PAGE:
• Beware of language load when using translations
• Beware of item difficulty (importance of bilingual evaluators)
• Train evaluation personnel to work with and prepare
interpreters whenever necessary
Training Special Education Personnel to
Work with Interpreters
• Evaluation personnel is often reluctant and unsure of how to
work with interpreters.
• Trained interpreters are much more effective in translating the
message accurately.
• Trained evaluation personnel working with trained
interpreters will produce better results.
Planning for Special Education and
Related Services
• Link evaluation results to IEP
• Link language(s) of evaluation to language(s) of services
• CONTINUE TO PROVIDE LANGUAGE SUPPORT SERVICES, e.g.,
bilingual instruction or ESL services
Delivery of Special Education and
Related Services
• Use team approach whenever possible, especially for students
who need special education and language support services
• Allow time for team planning - saves time and money in the
long run
What Else Can You Do?
•
•
•
•
Frequent review of referrals and placements of ELL students
Close collaboration with bilingual/ESL personnel
Training for special education personnel
…?
USDE
• Title III NCLB
• Under Civil Rights law and the No Child Left Behind Act, school
districts that receive Federal financial assistance have an
obligation to identify and serve all ELL/LEP students. Title III of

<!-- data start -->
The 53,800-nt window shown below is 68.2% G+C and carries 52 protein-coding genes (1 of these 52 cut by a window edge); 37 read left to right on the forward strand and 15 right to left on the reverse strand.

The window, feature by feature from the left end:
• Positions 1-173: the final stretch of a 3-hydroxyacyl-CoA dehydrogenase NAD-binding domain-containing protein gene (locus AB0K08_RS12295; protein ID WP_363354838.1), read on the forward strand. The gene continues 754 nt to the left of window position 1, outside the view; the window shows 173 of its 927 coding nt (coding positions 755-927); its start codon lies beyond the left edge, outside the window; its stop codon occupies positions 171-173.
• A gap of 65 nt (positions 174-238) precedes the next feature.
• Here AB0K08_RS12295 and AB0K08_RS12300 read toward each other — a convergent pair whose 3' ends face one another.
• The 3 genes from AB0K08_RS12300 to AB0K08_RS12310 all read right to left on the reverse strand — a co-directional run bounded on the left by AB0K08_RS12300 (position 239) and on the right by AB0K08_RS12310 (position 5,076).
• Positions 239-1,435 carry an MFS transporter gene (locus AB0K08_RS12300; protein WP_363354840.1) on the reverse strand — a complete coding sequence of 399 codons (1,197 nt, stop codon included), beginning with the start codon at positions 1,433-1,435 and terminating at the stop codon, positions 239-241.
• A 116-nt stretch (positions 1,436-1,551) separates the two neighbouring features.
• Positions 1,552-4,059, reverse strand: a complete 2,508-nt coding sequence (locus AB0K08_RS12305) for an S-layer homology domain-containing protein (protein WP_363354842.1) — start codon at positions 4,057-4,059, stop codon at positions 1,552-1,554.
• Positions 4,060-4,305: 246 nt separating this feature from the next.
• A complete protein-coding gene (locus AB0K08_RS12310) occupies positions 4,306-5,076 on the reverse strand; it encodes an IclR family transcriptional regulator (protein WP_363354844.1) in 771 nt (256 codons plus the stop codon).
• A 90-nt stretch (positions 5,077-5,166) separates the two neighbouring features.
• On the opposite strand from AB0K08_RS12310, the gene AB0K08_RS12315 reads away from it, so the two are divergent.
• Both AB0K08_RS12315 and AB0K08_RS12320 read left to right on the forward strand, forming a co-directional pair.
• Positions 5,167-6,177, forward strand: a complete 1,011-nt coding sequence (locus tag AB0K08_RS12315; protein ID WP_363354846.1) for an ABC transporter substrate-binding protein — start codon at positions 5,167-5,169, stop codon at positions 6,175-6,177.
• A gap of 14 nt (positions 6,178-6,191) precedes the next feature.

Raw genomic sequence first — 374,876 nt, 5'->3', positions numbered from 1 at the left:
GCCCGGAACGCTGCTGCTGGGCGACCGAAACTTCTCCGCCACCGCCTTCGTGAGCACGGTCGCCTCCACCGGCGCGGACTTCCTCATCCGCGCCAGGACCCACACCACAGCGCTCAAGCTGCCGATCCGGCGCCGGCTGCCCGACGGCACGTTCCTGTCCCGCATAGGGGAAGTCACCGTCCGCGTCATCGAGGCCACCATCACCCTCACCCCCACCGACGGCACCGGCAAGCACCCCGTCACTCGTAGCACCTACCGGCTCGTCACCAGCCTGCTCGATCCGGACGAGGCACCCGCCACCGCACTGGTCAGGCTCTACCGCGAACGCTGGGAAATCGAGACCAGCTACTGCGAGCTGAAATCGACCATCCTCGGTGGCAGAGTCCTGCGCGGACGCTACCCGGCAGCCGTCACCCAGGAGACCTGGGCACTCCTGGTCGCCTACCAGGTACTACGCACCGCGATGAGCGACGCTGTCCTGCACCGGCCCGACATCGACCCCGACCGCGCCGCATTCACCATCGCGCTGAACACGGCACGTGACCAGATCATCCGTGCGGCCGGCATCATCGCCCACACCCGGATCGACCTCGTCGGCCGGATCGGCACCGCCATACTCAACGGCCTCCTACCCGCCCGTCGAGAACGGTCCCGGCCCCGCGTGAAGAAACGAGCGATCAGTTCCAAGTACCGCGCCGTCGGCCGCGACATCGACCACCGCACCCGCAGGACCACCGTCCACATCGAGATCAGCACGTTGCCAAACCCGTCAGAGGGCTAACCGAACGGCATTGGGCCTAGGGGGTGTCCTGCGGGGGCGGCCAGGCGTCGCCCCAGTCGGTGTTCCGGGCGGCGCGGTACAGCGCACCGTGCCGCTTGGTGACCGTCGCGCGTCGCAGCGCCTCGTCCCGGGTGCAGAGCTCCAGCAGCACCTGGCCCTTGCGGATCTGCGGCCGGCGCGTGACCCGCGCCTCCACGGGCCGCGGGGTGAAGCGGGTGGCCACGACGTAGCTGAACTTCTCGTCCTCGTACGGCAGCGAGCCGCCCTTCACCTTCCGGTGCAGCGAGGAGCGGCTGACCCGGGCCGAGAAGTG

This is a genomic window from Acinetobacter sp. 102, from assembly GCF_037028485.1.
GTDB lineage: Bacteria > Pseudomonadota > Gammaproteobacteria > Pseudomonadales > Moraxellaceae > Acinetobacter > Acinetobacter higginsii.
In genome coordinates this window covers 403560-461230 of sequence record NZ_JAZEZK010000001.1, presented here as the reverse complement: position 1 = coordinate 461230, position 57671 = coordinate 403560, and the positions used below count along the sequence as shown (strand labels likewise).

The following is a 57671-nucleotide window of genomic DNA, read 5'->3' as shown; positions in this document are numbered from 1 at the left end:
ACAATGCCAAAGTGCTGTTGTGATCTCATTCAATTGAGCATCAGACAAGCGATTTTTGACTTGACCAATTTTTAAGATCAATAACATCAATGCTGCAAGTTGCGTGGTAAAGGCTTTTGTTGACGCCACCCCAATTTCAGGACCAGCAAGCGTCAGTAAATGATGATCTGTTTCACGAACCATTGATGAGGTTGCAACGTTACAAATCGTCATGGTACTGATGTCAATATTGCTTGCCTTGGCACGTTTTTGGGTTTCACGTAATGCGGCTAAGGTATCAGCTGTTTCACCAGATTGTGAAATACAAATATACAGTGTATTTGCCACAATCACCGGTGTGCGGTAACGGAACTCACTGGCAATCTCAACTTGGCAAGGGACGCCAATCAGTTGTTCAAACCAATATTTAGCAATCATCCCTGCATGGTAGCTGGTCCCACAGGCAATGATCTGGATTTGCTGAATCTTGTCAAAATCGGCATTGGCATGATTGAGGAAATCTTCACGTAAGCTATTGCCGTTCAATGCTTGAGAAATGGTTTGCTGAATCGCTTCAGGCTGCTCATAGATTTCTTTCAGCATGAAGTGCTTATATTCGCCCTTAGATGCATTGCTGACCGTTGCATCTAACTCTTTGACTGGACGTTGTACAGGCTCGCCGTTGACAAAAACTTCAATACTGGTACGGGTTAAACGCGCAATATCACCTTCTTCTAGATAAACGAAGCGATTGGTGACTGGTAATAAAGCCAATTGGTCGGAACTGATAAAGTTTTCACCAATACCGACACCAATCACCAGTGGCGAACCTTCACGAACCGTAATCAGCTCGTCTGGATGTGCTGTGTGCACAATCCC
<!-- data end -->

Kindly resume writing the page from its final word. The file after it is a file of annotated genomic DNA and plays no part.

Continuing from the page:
the No Child Left Behind Act particularly focuses on providing
financial support for districts to develop scientifically researchbased instructional programs for ELL/LEP students. These
programs must ensure that ELL/LEP and immigrant students:
• Attain English language proficiency;
• Develop high levels of academic attainment in core academic
subjects; and
• Meet the same challenging state academic standards as all
children are expected to meet.
State Law
New Mexico Bilingual Multicultural Education Act (2004)
NMSA 22-23-1 to 22-23-6
Subsections A and B of the Act (NMSA 22-23-6) outline the following requirements that districts shall meet to be
eligible for financial support:
Subsection A:
1. “Provide for the educational needs of linguistically and culturally different students, including Native American
children and other students who may wish to participate, in grades K-12, with priority to be given to programs in
Grades K-3, in any public school or any combination of public schools in a district;
2. Fund programs for culturally and linguistically different students in the State in Grades K-3 for which there is an
identifiable need to improve the language capabilities of these students before funding programs at higher grade
levels;
3. Use two languages as mediums of instruction for any part or all of the curriculum of the grade levels within the
program;
4. Use teachers who have specialized in elementary or secondary education and who have received special training in
Bilingual Multicultural Education conducted through the use of two languages. These teachers or other trained